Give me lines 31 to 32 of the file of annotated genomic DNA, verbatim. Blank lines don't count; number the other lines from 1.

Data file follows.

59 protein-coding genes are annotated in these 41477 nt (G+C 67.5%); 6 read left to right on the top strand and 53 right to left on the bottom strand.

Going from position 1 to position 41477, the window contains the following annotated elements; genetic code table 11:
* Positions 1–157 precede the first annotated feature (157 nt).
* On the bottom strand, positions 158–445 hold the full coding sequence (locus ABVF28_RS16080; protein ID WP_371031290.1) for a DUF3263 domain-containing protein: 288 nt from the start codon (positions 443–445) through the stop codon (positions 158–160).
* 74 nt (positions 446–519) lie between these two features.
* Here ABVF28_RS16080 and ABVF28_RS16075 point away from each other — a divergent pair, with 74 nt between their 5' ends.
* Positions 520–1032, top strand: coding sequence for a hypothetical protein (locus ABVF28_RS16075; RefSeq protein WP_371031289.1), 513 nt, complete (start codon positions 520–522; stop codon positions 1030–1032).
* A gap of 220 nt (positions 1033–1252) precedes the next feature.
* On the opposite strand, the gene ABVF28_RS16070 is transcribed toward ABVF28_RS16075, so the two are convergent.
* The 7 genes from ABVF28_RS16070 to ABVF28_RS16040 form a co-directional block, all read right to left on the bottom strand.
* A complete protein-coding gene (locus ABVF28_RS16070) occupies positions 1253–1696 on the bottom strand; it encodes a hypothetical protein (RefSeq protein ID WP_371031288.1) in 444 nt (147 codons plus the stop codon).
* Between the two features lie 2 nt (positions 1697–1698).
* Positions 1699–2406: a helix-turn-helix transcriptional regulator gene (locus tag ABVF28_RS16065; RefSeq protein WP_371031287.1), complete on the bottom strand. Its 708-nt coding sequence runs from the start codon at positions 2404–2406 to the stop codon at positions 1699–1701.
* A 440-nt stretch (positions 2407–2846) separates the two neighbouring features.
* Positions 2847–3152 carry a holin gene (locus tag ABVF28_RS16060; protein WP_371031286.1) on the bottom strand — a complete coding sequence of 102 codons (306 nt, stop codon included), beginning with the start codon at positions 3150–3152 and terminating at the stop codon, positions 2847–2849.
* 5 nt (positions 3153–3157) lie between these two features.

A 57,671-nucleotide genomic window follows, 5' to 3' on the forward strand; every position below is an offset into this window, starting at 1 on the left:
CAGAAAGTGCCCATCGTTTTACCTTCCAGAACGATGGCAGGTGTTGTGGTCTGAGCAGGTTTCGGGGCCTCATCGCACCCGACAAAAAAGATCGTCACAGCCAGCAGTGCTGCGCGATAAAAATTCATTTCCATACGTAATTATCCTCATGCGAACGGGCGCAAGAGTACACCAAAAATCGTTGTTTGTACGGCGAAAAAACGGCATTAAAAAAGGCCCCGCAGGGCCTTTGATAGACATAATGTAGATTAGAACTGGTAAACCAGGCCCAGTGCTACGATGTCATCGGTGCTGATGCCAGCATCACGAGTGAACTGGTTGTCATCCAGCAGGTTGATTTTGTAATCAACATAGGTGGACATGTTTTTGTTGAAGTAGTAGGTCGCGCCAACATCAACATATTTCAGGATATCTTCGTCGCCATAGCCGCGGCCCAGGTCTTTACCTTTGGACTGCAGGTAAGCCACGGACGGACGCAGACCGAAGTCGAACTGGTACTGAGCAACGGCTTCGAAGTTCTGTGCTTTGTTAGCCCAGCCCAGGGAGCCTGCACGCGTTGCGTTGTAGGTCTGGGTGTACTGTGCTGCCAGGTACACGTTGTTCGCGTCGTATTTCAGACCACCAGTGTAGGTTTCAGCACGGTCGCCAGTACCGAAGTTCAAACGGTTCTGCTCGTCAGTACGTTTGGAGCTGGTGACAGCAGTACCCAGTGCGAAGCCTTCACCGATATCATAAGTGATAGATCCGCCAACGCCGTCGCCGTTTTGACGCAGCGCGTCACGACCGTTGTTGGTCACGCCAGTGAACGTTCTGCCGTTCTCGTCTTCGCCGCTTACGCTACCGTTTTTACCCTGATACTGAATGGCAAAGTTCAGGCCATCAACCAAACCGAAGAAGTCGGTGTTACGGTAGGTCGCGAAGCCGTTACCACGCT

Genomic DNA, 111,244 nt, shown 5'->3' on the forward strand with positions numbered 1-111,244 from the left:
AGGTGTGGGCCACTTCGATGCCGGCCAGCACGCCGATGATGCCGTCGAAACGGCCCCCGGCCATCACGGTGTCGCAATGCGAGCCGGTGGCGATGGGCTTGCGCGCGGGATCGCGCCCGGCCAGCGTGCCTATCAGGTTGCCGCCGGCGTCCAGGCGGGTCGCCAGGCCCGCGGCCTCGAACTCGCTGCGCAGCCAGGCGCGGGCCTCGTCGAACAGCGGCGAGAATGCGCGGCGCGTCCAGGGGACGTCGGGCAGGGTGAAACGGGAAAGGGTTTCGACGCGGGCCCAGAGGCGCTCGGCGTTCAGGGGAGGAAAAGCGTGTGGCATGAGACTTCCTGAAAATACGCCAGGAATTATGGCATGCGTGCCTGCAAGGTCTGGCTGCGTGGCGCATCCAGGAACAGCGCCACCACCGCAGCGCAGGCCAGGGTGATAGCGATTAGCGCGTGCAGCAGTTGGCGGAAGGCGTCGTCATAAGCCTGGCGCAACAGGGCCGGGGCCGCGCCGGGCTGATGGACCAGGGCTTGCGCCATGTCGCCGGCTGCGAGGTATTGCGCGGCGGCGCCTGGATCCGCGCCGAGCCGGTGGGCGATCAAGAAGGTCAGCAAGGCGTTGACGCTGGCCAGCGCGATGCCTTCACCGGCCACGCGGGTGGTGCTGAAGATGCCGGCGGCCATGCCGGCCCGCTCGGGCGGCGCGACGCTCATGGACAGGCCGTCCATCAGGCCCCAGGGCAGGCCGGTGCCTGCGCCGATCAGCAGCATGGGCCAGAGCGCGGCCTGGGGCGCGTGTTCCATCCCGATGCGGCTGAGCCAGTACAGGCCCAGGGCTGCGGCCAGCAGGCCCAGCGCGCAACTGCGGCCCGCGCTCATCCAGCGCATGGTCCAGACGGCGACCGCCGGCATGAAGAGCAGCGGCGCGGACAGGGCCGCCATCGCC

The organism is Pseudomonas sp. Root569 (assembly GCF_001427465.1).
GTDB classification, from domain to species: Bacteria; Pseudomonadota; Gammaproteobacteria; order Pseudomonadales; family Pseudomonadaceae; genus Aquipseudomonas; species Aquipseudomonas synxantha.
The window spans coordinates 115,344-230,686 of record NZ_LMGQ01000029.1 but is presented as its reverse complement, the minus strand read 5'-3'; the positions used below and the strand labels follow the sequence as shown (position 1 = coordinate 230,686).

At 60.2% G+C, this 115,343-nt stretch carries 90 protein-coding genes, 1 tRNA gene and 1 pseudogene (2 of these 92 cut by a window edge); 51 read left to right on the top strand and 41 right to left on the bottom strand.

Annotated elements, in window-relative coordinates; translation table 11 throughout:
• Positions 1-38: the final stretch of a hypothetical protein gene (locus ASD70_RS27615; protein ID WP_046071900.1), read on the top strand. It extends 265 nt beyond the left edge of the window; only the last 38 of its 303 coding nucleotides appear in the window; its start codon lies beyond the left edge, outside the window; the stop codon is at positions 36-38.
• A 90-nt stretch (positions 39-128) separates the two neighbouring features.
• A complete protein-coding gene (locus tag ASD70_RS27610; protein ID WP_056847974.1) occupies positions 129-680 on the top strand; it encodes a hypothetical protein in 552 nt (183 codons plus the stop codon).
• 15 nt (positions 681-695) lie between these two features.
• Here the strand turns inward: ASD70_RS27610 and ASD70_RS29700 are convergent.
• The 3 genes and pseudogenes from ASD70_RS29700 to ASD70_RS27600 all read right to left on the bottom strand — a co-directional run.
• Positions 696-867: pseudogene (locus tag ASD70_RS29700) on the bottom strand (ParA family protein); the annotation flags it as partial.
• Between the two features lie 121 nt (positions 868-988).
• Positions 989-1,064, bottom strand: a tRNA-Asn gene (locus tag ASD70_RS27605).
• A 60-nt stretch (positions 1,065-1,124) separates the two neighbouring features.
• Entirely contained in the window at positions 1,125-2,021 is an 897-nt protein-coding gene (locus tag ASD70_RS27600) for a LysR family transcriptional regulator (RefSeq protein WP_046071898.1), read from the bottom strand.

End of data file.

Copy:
• The 3 genes and pseudogenes from ASD70_RS29700 to ASD70_RS27600 all read right to left on the bottom strand — a co-directional run.
• Positions 696-867: pseudogene (locus tag ASD70_RS29700) on the bottom strand (ParA family protein); the annotation flags it as partial.